A Piece of Short Fiction
Standing in line, while not exactly the national sport, is an activity all Russians participate in. There is just no getting out of it, not in Russia of the 1990s, the land of no online banking or even putting a check in the mail, where all electricity, phone and water bills had to paid in cash, in person. Which meant long lines. As in thirty or more people, and hours to wait.
Usually the most exciting part of the wait was watching the puddles form under people’s boots as the accumulated snow melted.
But one glorious day it was different. I’d gotten busy, so showed up after lunch on the last day of the month, with all the other procrastinating bill-payers. Two cashiers were working. Two parallel lines of people, made bulkier by their heavy winter coats, formed that snaked around each other as over sixty people crowded into the tiny office.
After twenty minutes about I’d shuffled about four feet closer to the cashier when the other cashier’s register broke. This was a machine that printed a receipt for the payment in the customer’s payment book, so without that stamped receipt, there was no record of the transaction.
Most of the people in the other line resignedly took their places at the end of the line I was waiting in. Like those in front and behind me, I avoided making eye contact with the poor souls from the other line, not wanting to see their silent pleas to be allowed to cut in.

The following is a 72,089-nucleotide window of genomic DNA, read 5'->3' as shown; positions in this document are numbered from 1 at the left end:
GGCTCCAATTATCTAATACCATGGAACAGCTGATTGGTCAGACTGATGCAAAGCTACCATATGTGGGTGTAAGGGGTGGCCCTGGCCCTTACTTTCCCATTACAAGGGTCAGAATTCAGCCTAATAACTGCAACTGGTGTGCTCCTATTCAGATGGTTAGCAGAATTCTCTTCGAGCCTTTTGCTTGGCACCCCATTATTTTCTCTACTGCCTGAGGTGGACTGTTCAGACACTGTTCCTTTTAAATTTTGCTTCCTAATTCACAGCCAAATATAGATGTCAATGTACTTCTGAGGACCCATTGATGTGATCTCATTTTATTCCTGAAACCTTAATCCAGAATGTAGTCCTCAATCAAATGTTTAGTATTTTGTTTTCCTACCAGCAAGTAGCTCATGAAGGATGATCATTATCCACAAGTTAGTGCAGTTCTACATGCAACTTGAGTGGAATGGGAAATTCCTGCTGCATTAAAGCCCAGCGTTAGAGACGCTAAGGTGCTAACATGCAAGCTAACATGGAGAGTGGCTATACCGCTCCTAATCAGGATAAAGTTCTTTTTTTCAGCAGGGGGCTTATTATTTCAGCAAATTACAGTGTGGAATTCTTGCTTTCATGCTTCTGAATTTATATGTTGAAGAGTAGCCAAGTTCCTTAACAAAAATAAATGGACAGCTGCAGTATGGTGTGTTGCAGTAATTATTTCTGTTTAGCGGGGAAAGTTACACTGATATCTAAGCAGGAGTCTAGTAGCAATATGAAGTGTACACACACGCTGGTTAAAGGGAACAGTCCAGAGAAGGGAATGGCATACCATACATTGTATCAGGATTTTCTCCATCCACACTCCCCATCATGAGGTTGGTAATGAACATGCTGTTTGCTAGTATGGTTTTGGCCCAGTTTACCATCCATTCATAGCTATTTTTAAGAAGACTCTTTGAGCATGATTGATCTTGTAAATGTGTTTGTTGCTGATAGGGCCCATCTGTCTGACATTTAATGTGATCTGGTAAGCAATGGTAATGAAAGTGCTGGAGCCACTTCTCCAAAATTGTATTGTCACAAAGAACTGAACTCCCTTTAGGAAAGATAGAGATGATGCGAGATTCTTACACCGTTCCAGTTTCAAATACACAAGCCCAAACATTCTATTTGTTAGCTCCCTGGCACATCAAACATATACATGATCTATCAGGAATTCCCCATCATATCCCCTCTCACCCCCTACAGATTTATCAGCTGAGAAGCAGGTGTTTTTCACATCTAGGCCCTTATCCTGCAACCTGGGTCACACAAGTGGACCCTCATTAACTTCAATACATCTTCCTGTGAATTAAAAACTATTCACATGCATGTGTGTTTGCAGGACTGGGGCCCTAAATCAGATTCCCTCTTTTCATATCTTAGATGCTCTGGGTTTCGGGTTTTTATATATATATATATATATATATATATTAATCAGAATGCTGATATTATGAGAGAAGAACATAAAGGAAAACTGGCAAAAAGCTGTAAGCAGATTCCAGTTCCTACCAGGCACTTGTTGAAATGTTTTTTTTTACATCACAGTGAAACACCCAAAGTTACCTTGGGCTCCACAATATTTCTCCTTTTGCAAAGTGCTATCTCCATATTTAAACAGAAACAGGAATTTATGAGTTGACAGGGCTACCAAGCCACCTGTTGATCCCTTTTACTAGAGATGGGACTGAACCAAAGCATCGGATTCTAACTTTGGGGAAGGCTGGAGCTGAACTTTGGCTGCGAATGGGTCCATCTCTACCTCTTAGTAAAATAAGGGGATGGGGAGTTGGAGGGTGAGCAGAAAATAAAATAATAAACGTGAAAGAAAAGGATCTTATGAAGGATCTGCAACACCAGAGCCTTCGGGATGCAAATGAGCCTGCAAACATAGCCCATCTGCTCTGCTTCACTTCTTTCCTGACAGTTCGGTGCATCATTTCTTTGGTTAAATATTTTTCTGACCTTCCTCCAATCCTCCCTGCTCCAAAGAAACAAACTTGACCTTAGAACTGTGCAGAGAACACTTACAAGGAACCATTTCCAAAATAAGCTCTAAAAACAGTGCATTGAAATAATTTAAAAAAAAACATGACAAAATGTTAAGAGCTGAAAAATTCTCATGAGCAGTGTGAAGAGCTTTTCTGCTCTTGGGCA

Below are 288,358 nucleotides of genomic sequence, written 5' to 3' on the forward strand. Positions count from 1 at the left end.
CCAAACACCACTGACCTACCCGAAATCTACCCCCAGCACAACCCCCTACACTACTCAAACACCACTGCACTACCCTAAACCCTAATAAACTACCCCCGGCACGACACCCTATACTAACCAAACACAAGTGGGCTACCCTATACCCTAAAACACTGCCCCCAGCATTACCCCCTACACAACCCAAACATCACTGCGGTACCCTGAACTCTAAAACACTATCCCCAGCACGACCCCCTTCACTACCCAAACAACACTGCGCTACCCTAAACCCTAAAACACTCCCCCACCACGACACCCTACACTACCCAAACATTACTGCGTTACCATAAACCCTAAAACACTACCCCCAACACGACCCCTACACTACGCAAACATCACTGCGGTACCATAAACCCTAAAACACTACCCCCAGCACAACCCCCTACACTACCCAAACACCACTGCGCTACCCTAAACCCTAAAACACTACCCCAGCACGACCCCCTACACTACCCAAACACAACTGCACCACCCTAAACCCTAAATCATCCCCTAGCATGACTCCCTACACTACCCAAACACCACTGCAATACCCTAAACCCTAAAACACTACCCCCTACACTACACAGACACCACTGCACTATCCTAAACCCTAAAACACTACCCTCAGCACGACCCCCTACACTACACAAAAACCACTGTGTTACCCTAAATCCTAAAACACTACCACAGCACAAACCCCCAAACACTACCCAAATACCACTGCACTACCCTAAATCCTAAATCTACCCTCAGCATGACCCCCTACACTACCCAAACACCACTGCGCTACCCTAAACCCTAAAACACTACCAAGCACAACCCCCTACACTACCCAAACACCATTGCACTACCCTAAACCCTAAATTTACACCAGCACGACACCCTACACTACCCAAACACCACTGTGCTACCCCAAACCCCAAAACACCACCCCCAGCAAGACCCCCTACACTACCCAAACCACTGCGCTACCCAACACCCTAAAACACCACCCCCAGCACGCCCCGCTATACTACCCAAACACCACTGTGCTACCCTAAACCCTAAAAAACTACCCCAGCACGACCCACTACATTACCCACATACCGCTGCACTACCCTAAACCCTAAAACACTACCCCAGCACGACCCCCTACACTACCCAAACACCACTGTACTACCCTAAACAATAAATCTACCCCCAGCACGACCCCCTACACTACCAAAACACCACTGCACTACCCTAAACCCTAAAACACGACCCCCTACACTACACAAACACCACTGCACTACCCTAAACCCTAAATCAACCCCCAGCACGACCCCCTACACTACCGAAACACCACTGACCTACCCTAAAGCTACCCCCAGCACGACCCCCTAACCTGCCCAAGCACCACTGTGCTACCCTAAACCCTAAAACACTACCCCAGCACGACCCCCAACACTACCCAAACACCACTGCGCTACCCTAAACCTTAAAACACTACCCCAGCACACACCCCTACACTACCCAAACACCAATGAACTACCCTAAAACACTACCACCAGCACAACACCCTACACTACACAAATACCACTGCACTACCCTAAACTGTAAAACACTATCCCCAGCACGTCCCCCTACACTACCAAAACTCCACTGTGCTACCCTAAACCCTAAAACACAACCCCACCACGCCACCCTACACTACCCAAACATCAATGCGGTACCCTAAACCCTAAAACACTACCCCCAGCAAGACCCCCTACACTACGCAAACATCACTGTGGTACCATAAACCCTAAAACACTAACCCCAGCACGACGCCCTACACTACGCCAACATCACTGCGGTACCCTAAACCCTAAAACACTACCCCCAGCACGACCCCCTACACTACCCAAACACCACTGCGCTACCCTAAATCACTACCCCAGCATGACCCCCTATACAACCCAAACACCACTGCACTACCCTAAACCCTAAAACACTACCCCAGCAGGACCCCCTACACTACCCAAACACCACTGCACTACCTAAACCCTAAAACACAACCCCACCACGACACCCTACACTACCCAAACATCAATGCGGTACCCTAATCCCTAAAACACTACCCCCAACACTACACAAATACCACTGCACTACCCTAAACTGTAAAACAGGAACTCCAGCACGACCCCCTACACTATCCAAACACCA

The cashier of our line took the first two from the other line. And then the fun started. The woman who was third tried to push her way in to our line. The next two women told her to go to the back of the line. The woman refused, and tried to jostle in front of them. They held firm in a way that would have made a football linebacker proud.
She raised her voice and began demanding that they let her in. She screeched. She yelled. The supervisor appeared from the back office, her henna-colored hair swept up in a bun and her high heels clicking on the puddle covered floor.
“Woman,” she said, in a quiet, patient tone. “What seems to be the problem?” she asked.
“They won’t let me in line.”
“Then go to the back.” The supervisor pointed toward the end of the line, which now extended out the door into the street.
The would-be line jumper’s eyes widened, she opened her mouth to protest, she raised her fist. All of us spectators held our breaths. Would she yell? Hit the supervisor?
Then, like a sail when the wind suddenly died, she sank into herself, defeated. She slunk to the end of the line. The show over, we resumed our silent wait, the only noise the shuffle of footsteps and the thump of cashier’s machine.